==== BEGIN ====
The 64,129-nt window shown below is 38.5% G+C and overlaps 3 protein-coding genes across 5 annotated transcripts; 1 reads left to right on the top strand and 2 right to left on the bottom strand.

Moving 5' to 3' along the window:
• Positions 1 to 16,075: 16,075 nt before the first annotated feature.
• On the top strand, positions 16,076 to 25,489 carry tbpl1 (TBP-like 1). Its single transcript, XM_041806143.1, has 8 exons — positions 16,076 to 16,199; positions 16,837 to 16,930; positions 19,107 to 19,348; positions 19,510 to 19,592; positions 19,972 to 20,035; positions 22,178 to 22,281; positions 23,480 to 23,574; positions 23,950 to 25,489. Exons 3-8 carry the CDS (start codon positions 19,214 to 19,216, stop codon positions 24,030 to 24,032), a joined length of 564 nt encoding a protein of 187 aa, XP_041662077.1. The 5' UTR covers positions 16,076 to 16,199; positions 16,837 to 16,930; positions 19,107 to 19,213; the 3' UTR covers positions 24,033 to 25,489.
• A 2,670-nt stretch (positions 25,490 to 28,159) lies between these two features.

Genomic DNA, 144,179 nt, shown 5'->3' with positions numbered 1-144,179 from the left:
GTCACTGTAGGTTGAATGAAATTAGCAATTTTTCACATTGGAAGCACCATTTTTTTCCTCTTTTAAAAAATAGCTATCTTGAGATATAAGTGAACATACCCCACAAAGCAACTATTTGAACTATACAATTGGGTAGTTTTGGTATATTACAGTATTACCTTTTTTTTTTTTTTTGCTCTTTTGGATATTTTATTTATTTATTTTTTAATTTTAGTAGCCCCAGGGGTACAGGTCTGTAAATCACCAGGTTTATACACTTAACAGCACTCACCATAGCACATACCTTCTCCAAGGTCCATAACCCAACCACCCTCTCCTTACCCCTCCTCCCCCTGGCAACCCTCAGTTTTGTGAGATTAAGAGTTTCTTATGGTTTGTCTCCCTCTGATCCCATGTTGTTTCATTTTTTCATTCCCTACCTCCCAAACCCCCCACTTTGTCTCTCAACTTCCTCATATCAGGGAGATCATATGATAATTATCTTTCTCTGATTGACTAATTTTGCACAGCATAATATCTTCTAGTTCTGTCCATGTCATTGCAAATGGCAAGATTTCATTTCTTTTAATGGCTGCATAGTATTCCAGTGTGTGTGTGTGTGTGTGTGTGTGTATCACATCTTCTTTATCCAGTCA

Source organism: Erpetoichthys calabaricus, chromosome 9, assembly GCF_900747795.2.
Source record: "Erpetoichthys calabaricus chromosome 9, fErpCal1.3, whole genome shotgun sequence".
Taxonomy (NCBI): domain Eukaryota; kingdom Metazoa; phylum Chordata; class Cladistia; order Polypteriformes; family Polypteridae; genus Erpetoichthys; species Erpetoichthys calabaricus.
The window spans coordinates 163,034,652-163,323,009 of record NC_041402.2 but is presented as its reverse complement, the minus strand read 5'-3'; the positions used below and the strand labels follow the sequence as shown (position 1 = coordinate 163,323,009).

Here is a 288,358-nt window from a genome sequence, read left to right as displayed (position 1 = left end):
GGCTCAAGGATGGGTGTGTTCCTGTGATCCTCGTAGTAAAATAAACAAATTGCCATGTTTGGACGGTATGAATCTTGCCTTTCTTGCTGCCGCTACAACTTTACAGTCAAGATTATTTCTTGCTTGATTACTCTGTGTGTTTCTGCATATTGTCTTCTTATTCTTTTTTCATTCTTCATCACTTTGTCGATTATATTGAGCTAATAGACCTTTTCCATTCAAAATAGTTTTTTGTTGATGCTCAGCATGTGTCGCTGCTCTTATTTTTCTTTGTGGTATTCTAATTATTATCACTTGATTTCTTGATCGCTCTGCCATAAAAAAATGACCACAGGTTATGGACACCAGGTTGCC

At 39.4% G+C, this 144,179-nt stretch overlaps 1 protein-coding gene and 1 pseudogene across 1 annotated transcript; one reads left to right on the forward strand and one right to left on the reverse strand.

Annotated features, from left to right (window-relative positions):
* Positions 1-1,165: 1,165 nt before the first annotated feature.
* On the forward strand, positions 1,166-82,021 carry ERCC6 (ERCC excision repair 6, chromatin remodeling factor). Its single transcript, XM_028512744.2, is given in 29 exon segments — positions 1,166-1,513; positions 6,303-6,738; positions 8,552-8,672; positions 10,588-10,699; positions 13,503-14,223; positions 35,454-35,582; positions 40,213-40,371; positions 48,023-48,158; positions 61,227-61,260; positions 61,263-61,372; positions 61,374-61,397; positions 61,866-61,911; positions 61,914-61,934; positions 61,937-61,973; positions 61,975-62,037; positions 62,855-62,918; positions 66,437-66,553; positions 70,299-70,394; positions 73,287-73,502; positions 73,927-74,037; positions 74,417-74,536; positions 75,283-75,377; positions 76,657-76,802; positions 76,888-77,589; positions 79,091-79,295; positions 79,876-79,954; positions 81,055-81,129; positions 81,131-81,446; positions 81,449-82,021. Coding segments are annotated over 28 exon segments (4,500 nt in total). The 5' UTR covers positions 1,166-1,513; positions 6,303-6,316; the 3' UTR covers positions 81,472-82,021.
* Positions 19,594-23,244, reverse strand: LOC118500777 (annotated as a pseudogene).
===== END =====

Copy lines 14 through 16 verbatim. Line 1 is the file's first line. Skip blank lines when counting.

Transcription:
At 39.4% G+C, this 144,179-nt stretch overlaps 1 protein-coding gene and 1 pseudogene across 1 annotated transcript; one reads left to right on the forward strand and one right to left on the reverse strand.

Annotated features, from left to right (window-relative positions):
* Positions 1-1,165: 1,165 nt before the first annotated feature.